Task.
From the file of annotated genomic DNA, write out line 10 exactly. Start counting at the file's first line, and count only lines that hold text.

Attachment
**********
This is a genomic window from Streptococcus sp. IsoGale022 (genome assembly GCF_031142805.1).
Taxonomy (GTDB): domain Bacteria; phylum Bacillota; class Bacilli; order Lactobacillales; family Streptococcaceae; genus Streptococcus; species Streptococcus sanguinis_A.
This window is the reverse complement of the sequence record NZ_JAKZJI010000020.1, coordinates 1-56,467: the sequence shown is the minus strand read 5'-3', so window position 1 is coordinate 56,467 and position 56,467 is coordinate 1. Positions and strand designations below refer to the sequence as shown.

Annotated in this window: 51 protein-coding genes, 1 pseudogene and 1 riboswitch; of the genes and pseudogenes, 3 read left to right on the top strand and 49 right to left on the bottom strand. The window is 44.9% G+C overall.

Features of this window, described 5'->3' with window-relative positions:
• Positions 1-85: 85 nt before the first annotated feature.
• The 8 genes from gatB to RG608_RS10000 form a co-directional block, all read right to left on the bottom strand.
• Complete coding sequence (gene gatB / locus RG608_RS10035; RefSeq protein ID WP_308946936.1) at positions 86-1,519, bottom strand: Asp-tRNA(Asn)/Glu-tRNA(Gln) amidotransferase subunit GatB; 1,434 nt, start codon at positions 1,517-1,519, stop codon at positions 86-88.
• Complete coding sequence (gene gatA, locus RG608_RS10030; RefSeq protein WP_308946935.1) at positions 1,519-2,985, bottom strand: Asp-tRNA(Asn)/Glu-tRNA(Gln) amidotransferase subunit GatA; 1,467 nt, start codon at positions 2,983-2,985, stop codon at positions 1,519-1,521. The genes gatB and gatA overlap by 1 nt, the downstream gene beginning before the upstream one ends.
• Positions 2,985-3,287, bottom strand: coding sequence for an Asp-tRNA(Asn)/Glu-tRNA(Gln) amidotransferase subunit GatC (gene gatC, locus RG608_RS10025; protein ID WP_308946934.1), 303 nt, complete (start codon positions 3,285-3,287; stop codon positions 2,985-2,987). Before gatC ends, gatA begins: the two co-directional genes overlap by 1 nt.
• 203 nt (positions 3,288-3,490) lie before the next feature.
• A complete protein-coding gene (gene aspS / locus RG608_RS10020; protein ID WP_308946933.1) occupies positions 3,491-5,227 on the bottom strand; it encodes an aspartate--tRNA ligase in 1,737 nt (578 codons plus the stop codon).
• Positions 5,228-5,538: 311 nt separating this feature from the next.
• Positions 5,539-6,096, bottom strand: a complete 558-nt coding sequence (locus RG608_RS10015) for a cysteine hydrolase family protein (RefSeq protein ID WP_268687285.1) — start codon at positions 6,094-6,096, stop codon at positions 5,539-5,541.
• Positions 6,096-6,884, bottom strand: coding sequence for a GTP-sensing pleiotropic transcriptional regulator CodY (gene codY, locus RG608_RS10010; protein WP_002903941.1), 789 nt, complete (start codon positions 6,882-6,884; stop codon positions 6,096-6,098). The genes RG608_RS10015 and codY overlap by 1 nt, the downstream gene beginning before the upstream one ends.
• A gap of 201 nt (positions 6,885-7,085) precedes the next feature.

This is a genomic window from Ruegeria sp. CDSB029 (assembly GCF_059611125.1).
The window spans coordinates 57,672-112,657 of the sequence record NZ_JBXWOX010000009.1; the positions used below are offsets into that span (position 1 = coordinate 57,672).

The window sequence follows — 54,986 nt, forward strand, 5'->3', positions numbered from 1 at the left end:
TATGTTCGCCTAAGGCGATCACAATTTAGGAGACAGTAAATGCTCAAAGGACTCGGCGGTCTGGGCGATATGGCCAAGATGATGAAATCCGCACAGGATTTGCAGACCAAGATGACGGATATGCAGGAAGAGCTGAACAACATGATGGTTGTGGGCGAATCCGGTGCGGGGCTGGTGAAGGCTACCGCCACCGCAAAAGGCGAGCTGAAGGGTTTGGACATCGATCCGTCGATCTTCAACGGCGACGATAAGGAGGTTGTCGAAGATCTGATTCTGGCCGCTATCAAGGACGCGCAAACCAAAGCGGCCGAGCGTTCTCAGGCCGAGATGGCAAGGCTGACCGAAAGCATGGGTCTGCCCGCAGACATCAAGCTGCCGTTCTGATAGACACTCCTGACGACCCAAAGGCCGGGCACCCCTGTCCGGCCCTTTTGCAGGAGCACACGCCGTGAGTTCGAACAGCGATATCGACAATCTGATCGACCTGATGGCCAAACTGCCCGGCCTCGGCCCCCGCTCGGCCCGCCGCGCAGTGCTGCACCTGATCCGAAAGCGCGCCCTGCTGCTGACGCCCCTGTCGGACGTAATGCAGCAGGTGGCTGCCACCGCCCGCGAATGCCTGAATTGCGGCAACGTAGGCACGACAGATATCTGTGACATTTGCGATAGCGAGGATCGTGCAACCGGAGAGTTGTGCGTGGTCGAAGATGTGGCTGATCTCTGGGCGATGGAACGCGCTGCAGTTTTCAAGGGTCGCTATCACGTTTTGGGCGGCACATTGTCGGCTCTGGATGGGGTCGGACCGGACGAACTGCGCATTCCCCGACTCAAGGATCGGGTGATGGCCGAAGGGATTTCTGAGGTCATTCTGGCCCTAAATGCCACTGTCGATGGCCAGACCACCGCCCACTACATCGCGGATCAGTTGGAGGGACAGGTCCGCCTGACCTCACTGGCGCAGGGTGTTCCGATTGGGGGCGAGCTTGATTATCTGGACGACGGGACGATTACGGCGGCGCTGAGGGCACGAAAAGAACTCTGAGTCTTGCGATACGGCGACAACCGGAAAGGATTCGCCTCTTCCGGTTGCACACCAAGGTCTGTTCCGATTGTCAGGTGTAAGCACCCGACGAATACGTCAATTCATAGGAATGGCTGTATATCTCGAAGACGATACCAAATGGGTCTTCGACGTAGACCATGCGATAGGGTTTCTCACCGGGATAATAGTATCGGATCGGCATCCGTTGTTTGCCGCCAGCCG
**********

• Positions 2,985-3,287, bottom strand: coding sequence for an Asp-tRNA(Asn)/Glu-tRNA(Gln) amidotransferase subunit GatC (gene gatC, locus RG608_RS10025; protein ID WP_308946934.1), 303 nt, complete (start codon positions 3,285-3,287; stop codon positions 2,985-2,987). Before gatC ends, gatA begins: the two co-directional genes overlap by 1 nt.